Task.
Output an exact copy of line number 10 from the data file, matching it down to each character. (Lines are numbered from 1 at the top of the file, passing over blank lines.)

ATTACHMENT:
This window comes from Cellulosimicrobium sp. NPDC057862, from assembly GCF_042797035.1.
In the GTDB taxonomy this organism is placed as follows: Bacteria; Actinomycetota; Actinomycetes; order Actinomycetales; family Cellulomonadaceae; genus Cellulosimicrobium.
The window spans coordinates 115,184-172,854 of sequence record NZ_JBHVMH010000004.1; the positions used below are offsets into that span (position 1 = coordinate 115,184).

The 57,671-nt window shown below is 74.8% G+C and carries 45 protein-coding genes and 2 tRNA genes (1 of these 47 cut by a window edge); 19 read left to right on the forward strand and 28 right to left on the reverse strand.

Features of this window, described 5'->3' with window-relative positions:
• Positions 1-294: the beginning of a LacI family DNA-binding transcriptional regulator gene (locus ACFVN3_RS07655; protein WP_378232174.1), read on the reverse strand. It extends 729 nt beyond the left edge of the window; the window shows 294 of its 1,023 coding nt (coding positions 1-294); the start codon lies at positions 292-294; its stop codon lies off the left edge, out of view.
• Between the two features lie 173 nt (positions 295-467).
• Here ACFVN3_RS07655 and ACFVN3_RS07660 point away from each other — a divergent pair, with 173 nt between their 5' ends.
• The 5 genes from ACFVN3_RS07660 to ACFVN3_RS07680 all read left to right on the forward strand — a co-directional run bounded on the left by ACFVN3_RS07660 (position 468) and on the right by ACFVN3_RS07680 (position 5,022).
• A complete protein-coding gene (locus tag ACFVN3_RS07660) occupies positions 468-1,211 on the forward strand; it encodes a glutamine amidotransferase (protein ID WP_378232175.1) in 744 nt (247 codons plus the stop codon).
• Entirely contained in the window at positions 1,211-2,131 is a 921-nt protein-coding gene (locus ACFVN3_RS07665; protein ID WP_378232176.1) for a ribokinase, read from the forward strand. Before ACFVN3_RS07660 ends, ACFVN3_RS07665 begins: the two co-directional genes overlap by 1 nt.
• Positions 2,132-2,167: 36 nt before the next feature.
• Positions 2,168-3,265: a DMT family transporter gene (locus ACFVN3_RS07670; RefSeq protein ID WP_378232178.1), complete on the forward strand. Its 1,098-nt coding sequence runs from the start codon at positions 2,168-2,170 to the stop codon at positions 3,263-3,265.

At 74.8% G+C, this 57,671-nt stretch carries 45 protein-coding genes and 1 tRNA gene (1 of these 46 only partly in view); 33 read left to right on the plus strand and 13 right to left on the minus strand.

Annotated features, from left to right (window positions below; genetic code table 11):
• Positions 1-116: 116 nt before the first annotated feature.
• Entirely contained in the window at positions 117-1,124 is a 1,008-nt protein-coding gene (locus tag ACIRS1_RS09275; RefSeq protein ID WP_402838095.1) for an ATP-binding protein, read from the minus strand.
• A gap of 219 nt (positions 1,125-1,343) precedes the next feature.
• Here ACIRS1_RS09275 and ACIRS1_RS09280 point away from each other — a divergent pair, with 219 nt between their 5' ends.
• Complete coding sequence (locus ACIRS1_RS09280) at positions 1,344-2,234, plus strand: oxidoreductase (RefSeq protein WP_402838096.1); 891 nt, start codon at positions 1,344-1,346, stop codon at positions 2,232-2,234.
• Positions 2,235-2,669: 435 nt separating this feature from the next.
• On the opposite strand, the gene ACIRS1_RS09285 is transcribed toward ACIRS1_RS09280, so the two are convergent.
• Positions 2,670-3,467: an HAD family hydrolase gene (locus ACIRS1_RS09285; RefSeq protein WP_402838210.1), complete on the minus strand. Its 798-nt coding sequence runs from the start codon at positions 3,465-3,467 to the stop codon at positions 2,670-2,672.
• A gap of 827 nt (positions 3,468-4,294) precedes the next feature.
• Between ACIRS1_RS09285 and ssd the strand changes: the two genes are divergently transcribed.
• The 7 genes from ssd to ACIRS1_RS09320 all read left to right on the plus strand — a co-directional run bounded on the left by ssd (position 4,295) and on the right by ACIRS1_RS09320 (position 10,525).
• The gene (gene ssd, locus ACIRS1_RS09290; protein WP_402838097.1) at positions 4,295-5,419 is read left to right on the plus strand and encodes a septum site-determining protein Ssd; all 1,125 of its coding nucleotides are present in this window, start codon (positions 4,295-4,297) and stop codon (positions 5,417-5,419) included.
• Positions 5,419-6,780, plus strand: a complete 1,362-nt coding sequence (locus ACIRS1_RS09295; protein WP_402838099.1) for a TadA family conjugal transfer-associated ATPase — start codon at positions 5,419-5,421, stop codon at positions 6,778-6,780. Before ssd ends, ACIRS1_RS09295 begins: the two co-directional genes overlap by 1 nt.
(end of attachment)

• A complete protein-coding gene (locus tag ACFVN3_RS07660) occupies positions 468-1,211 on the forward strand; it encodes a glutamine amidotransferase (protein ID WP_378232175.1) in 744 nt (247 codons plus the stop codon).